}
}

The problem with readonly in a doubly-linked list is that, for each node, you have to specify that node's previous and next nodes in the constructor, so if they're passed from outside the constructor they must already exist. But, Node M needs a pre-existing Node N as its "next" node when you call the constructor, but that node N needs M as its "previous" node in order to be constructed. This creates a "chicken and egg" situation where both N and M need the other node to be instantiated first.

However, there's more than one way to skin this cat. What if each node of a list was instantiated recursively from within the constructor of one ReadOnlyNode? Until each constructor was complete, the properties at each level would still be mutable, and the reference to each Node would exist in its constructor, so it wouldn't matter that not everything had been set up until everything is set up. The following code compiles, and given a pre-existing IEnumerable will produce an immutable doubly-linked list:

public class ReadOnlyNode<T>
{
    public readonly T Value;
    public readonly ReadOnlyNode<T> Next;
    public readonly ReadOnlyNode<T> Prev;

    private ReadOnlyNode(IEnumerable<T> elements, ReadOnlyNode<T> prev)
    {
        if(elements == null || !elements.Any()) 
           throw new ArgumentException(
              "Enumerable must not be null and must have at least one element");
        Next = elements.Count() == 1 
           ? null 
           : new ReadOnlyNode<T>(elements.Skip(1), this);
        Value = elements.First();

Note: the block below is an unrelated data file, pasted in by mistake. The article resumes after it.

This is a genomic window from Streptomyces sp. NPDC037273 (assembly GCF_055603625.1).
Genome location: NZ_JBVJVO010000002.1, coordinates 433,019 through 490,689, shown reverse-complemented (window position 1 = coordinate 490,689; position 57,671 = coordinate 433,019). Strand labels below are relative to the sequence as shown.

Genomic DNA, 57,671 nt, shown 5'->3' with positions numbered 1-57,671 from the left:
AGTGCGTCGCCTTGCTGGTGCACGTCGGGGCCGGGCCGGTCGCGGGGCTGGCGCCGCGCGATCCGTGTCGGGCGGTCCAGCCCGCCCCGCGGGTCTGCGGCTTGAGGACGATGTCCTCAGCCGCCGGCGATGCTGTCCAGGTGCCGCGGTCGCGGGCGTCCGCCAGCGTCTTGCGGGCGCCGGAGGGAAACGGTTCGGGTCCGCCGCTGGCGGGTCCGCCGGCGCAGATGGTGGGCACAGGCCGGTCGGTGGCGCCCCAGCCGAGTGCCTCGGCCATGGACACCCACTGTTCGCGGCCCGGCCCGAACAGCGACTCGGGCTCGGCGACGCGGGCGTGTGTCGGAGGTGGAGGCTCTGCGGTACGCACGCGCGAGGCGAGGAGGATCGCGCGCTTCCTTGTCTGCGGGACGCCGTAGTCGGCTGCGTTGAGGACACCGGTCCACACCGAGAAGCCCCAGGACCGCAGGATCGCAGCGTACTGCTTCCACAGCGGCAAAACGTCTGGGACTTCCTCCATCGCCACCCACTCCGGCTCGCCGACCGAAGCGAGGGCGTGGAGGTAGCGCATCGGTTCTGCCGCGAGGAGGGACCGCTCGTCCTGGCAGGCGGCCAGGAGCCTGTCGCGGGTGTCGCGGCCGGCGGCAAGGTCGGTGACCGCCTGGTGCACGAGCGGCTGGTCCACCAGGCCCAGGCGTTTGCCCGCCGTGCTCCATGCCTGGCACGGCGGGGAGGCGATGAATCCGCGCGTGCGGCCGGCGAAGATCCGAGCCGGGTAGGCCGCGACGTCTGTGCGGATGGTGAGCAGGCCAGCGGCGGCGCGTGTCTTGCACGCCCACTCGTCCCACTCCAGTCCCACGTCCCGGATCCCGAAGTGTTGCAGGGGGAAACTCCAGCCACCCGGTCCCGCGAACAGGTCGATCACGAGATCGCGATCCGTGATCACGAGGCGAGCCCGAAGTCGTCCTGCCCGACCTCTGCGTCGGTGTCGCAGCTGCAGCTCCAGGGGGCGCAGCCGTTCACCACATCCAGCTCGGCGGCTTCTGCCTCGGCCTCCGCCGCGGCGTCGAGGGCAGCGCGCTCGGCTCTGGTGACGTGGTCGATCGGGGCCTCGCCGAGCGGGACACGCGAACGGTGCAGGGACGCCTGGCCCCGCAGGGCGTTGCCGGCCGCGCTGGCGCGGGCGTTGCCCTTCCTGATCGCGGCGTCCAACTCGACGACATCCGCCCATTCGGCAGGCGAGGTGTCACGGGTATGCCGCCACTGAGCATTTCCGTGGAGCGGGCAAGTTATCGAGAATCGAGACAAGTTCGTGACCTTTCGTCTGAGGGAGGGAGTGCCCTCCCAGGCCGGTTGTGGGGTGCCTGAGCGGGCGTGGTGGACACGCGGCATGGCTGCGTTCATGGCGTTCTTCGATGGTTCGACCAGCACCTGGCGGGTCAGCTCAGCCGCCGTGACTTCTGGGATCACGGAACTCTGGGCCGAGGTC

Prev = prev;
    }

    public ReadOnlyNode(IEnumerable<T> elements)
        : this(elements, null)
    {
    }
}


//Usage - creates an immutable doubly-linked list of integers from 1 to 1000
var immutableList = new ReadOnlyNode<int>(Enumerable.Range(1,1000));

You can use this with any collection that implements IEnumerable (pretty much all built-in collections do, and you can use OfType() to turn non-generic ICollections and IEnumerables into generic IEnumerables). The only thing to worry about is the call stack; there is a limit to how many method calls you can nest, which may cause an SOE on a finite but large list of inputs.

EDIT: JaredPar brings up a very good point; this solution uses Count() and Any() which have to take the results of Skip() into account, and so cannot use the "shortcuts" built into these methods that can use the cardinality property of a collection class. Those calls become linear, which squares the complexity of the algorithm. If you just use the basic members of IEnumerable instead, this becomes much more performant:

public class ReadOnlyNode<T>
{
    public readonly T Value;
    public readonly ReadOnlyNode<T> Next;
    public readonly ReadOnlyNode<T> Prev;

    private ReadOnlyNode(IEnumerator<T> elements, ReadOnlyNode<T> prev, bool first)
    {
        if (elements == null) throw new ArgumentNullException("elements");

        var empty = false;
        if (first) 
           empty = elements.MoveNext();

        if(!empty)
        {
           Value = elements.Current;
           Next = elements.MoveNext() ? new ReadOnlyNode<T>(elements, this, false) : null;
           Prev = prev;